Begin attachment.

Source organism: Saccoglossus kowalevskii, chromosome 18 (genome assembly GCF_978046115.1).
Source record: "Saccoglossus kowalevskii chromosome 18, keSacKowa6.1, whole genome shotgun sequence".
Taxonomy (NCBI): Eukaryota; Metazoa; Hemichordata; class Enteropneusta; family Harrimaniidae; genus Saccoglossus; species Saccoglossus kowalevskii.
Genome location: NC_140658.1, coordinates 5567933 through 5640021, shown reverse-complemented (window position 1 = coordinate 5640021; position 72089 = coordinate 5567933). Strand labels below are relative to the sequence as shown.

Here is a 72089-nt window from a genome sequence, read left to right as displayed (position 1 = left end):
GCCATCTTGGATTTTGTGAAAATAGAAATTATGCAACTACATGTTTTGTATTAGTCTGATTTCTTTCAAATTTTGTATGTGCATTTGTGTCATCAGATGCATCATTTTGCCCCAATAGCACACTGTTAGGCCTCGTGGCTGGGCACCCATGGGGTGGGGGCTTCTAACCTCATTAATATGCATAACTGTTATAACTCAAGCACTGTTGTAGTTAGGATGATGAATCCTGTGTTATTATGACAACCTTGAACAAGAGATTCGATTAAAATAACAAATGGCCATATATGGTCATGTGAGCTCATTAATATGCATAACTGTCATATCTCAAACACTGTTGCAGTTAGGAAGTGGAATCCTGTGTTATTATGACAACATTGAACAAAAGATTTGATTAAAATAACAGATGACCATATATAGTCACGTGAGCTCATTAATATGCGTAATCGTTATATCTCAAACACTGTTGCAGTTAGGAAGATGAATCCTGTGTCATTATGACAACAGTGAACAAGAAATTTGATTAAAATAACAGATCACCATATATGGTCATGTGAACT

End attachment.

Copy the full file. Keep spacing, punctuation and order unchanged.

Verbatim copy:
Source organism: Saccoglossus kowalevskii, chromosome 18 (genome assembly GCF_978046115.1).
Source record: "Saccoglossus kowalevskii chromosome 18, keSacKowa6.1, whole genome shotgun sequence".
Taxonomy (NCBI): Eukaryota; Metazoa; Hemichordata; class Enteropneusta; family Harrimaniidae; genus Saccoglossus; species Saccoglossus kowalevskii.
Genome location: NC_140658.1, coordinates 5567933 through 5640021, shown reverse-complemented (window position 1 = coordinate 5640021; position 72089 = coordinate 5567933). Strand labels below are relative to the sequence as shown.

Here is a 72089-nt window from a genome sequence, read left to right as displayed (position 1 = left end):
GCCATCTTGGATTTTGTGAAAATAGAAATTATGCAACTACATGTTTTGTATTAGTCTGATTTCTTTCAAATTTTGTATGTGCATTTGTGTCATCAGATGCATCATTTTGCCCCAATAGCACACTGTTAGGCCTCGTGGCTGGGCACCCATGGGGTGGGGGCTTCTAACCTCATTAATATGCATAACTGTTATAACTCAAGCACTGTTGTAGTTAGGATGATGAATCCTGTGTTATTATGACAACCTTGAACAAGAGATTCGATTAAAATAACAAATGGCCATATATGGTCATGTGAGCTCATTAATATGCATAACTGTCATATCTCAAACACTGTTGCAGTTAGGAAGTGGAATCCTGTGTTATTATGACAACATTGAACAAAAGATTTGATTAAAATAACAGATGACCATATATAGTCACGTGAGCTCATTAATATGCGTAATCGTTATATCTCAAACACTGTTGCAGTTAGGAAGATGAATCCTGTGTCATTATGACAACAGTGAACAAGAAATTTGATTAAAATAACAGATCACCATATATGGTCATGTGAACT